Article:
That was the situation facing Eric Zollinger, principal at Elegran Real Estate, who recently moved back to NYC after living in Chicago and Houston. He lived in NYC for 25 years and previously did well renting apartments in NYC during the colder months, he tells Brick.
This time around his goal was a one bedroom for himself and his pets. (“Roommates are for younger people,” he says with a laugh.) But with rents at or near record levels throughout the city, landlords are not under pressure to offer deals. “No one is offering concessions,” he says.
Based on a video and floorplan, he signed a lease for a one bedroom at River Place, a luxury development at 650 West 42nd St., which overlooks the Hudson. One bedrooms currently start at $4,070 a month. “I put in a lower offer and they came back at full price,” he says. But he did score a two-year lease as a hedge against rising rents. You don’t get what you don’t ask for,” he notes.
Managing your expectations as a renter
Renters who have never lived in NYC are often shocked by how little they get for their money here, says Arezu Sohn, an agent at Corcoran. “They think they know what they want,” she says, until they are confronted with NYC’s expensive and competitive market.
What they could spend on a one bedroom or even a studio “would be a lot of money somewhere else,” Sohn says.
She recently worked with a client who had a monthly budget of $3,000. “We ended up with a one bedroom walkup on the Lower East Side, but it wasn’t even a real one bedroom if you measured it, Sohn says.
“I don’t think that was where they thought they would end up,” she adds.
Sometimes it takes living here to figure things out, for example, two friends who realize they’re paying more for their studios than they would splitting a two bedroom.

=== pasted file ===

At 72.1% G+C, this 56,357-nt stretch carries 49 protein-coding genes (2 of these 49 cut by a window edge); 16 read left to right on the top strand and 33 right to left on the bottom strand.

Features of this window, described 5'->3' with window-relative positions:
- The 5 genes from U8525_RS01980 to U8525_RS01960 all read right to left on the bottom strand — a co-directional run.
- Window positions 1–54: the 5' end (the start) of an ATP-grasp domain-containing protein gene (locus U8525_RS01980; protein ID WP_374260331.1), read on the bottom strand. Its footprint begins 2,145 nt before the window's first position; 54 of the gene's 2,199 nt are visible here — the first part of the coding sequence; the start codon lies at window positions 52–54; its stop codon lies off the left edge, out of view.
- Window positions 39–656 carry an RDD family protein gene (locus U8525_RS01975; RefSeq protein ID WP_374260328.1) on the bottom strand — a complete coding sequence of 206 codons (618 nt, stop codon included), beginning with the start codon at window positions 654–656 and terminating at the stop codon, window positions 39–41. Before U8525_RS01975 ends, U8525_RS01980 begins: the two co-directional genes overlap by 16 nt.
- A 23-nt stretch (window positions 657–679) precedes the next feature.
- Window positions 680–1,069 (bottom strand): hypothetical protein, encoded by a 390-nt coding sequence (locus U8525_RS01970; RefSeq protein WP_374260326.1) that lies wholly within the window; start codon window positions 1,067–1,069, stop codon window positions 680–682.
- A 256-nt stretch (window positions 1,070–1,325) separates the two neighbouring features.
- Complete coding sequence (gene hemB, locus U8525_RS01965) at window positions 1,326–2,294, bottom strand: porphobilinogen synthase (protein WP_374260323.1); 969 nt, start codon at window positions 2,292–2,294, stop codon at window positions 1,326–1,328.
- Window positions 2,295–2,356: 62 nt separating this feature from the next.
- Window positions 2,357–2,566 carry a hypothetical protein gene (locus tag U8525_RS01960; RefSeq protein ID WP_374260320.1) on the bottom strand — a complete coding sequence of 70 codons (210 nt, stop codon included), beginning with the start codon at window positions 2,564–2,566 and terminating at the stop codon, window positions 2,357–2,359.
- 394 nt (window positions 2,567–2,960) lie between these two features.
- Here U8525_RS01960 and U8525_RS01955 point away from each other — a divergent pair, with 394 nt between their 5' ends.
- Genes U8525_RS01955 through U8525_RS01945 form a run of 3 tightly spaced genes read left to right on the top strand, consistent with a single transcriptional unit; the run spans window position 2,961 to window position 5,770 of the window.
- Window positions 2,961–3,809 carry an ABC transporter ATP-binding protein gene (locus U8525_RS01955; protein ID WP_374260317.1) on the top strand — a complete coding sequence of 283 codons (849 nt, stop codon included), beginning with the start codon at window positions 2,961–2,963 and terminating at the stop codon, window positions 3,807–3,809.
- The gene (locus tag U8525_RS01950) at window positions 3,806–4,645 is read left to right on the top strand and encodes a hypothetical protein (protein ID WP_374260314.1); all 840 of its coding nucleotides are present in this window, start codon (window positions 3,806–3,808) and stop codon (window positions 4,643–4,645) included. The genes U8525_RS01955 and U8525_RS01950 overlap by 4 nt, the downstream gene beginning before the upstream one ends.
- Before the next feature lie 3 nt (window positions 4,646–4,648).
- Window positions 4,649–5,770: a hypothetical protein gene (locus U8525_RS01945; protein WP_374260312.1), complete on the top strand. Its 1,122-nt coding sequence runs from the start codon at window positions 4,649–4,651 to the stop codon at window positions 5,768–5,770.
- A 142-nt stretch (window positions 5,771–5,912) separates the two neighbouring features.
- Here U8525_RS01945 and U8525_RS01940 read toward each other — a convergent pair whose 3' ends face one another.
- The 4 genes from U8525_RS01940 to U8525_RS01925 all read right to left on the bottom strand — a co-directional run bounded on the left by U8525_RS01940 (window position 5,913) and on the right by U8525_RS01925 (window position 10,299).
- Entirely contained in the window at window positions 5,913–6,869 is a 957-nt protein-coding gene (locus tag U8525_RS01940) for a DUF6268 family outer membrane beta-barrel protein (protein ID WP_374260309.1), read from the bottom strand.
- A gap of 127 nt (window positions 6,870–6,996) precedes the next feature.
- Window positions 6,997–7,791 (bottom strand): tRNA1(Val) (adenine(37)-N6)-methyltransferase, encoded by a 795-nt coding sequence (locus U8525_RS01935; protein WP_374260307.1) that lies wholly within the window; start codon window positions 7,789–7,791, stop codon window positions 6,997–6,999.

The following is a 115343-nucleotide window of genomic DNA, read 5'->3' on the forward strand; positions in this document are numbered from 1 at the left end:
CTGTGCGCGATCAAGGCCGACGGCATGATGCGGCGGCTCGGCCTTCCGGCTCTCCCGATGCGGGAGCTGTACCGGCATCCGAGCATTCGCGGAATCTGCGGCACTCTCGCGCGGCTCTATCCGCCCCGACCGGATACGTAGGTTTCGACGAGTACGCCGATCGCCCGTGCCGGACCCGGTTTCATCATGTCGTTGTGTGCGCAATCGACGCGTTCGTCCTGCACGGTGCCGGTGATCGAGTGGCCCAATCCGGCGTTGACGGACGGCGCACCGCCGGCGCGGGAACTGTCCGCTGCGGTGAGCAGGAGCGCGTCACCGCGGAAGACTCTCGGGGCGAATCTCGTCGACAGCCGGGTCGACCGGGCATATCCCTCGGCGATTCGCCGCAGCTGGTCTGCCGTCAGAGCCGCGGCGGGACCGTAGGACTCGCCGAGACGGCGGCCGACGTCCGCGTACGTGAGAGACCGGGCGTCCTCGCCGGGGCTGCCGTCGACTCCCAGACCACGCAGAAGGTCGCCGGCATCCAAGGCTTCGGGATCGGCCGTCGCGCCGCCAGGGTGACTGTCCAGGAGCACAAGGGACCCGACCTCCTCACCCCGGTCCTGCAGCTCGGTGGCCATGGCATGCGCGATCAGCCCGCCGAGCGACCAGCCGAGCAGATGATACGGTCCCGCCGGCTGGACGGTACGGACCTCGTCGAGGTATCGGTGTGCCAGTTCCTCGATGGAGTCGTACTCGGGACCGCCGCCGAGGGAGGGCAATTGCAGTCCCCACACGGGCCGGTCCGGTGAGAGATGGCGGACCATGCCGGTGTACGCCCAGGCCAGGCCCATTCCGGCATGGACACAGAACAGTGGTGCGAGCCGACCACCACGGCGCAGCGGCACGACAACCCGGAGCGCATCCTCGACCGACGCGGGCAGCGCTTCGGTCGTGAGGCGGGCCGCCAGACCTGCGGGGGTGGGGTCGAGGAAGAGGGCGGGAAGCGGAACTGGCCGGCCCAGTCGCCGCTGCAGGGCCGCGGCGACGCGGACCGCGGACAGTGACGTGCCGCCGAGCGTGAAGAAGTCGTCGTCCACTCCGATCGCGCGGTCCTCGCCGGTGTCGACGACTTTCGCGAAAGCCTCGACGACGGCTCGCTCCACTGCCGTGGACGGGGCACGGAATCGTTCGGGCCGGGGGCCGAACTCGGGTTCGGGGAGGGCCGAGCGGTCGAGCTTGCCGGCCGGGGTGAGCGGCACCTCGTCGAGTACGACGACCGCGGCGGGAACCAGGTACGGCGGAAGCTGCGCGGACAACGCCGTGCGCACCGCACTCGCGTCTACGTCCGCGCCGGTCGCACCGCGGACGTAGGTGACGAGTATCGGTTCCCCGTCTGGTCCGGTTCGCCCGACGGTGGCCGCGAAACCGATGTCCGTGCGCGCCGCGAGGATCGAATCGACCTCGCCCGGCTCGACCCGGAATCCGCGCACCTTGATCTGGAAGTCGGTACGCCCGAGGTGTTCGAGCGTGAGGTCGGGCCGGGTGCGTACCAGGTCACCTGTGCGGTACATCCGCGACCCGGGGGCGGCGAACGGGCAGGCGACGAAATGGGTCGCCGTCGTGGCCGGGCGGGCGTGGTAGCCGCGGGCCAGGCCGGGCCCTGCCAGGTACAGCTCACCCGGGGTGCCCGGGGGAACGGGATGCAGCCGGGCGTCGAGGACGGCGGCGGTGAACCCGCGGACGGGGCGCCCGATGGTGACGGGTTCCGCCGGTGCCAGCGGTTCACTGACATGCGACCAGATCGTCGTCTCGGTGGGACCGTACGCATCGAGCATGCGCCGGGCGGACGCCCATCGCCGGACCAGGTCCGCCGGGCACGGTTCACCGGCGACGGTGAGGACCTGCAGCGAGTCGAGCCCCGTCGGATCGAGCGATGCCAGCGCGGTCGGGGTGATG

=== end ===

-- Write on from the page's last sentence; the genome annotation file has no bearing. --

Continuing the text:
Or they’ll do what Sohn sees a lot of renters here do: Rent a one bedroom and put up a flex wall to turn the living room into a bedroom. (But be sure to do this the right way ensure your space is safe and livable.)
Others will venture to farther-flung, less expensive neighborhoods for renters like Inwood or Washington Heights, “where for $1,800 you can rent a real one bedroom,” Sohn points out.
Nevertheless, she says, “there will always be people willing to rent in a shoebox in the West Village.”
So want to save some coin and rent with a roommate—and not lose your mind? Here’s Brick's reading list for making life with roommates bearable and maybe even enjoyable.
- It’s all about making a good match, and to do that you have to ask questions. A lot of questions. Read: “The 21 best questions to ask potential roommates to get the perfect match.”
- Don’t have someone to live with? There are websites that will vet listings and help you find someone who is a good fit. Check out “The 12 best sites for finding a roommate in NYC.”
- Not all renters seeking roommates are 20-something! If you’re older and want someone in your age range, check out: “A guide to finding a roommate in NYC when you’re 50 or older.”
- Living with a senior citizen can be a way to cut down (or even eliminate) housing expenses in exchange for helping out with daily chores and companionship. For more intel, see “Home sharing with a senior: Roommate matching program makes living in NYC more affordable.”
- Once you find someone to live with, it’s a good idea to draw up a roommate agreement. Go here: “How to create a contract with your NYC roommates to keep the peace.”
- Want to avoid a roommate nightmare situation? Here’s how to spot the warning signs in “New Yorkers with bad roommates tell you how to avoid making their mistakes.”
- If the situation becomes untenable and kicking out your roommate is your only option, you need to do this the right way. Check out Brick's advice in "How to kick your roommate out of your NYC apartment."